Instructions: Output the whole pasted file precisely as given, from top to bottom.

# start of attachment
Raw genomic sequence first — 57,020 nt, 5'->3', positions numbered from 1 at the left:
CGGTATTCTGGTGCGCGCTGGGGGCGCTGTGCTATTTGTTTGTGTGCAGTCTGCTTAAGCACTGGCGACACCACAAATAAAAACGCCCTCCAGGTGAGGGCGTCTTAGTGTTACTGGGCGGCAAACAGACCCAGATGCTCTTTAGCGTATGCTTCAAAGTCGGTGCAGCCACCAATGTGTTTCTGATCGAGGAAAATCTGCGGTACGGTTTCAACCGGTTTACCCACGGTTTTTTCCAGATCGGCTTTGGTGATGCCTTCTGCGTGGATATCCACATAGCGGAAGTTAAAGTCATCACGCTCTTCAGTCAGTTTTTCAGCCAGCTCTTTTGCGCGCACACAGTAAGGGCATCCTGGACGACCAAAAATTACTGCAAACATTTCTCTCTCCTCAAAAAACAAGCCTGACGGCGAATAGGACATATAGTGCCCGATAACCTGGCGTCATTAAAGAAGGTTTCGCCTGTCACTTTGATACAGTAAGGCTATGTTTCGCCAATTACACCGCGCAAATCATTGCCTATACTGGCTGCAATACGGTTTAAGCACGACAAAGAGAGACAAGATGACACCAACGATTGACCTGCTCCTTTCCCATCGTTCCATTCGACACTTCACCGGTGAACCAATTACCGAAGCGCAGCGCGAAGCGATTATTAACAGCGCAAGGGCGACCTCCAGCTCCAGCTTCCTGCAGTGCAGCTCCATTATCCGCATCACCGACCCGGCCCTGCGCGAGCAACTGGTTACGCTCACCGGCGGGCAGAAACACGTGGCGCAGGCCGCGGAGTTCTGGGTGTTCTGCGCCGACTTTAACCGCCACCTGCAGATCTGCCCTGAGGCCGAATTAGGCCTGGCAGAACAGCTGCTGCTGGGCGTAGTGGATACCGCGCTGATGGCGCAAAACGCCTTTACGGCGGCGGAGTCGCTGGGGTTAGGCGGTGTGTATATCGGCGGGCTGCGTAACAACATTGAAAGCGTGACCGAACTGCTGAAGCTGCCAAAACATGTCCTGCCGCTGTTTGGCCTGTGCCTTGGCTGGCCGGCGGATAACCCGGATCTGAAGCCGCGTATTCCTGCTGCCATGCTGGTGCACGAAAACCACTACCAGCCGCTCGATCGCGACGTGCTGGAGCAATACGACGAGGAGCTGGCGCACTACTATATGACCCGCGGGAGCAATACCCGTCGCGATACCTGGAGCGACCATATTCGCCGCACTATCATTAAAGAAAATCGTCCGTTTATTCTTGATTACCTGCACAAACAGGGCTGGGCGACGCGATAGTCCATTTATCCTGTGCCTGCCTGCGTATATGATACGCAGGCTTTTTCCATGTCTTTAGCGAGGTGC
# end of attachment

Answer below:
Raw genomic sequence first — 57,020 nt, 5'->3', positions numbered from 1 at the left:
CGGTATTCTGGTGCGCGCTGGGGGCGCTGTGCTATTTGTTTGTGTGCAGTCTGCTTAAGCACTGGCGACACCACAAATAAAAACGCCCTCCAGGTGAGGGCGTCTTAGTGTTACTGGGCGGCAAACAGACCCAGATGCTCTTTAGCGTATGCTTCAAAGTCGGTGCAGCCACCAATGTGTTTCTGATCGAGGAAAATCTGCGGTACGGTTTCAACCGGTTTACCCACGGTTTTTTCCAGATCGGCTTTGGTGATGCCTTCTGCGTGGATATCCACATAGCGGAAGTTAAAGTCATCACGCTCTTCAGTCAGTTTTTCAGCCAGCTCTTTTGCGCGCACACAGTAAGGGCATCCTGGACGACCAAAAATTACTGCAAACATTTCTCTCTCCTCAAAAAACAAGCCTGACGGCGAATAGGACATATAGTGCCCGATAACCTGGCGTCATTAAAGAAGGTTTCGCCTGTCACTTTGATACAGTAAGGCTATGTTTCGCCAATTACACCGCGCAAATCATTGCCTATACTGGCTGCAATACGGTTTAAGCACGACAAAGAGAGACAAGATGACACCAACGATTGACCTGCTCCTTTCCCATCGTTCCATTCGACACTTCACCGGTGAACCAATTACCGAAGCGCAGCGCGAAGCGATTATTAACAGCGCAAGGGCGACCTCCAGCTCCAGCTTCCTGCAGTGCAGCTCCATTATCCGCATCACCGACCCGGCCCTGCGCGAGCAACTGGTTACGCTCACCGGCGGGCAGAAACACGTGGCGCAGGCCGCGGAGTTCTGGGTGTTCTGCGCCGACTTTAACCGCCACCTGCAGATCTGCCCTGAGGCCGAATTAGGCCTGGCAGAACAGCTGCTGCTGGGCGTAGTGGATACCGCGCTGATGGCGCAAAACGCCTTTACGGCGGCGGAGTCGCTGGGGTTAGGCGGTGTGTATATCGGCGGGCTGCGTAACAACATTGAAAGCGTGACCGAACTGCTGAAGCTGCCAAAACATGTCCTGCCGCTGTTTGGCCTGTGCCTTGGCTGGCCGGCGGATAACCCGGATCTGAAGCCGCGTATTCCTGCTGCCATGCTGGTGCACGAAAACCACTACCAGCCGCTCGATCGCGACGTGCTGGAGCAATACGACGAGGAGCTGGCGCACTACTATATGACCCGCGGGAGCAATACCCGTCGCGATACCTGGAGCGACCATATTCGCCGCACTATCATTAAAGAAAATCGTCCGTTTATTCTTGATTACCTGCACAAACAGGGCTGGGCGACGCGATAGTCCATTTATCCTGTGCCTGCCTGCGTATATGATACGCAGGCTTTTTCCATGTCTTTAGCGAGGTGC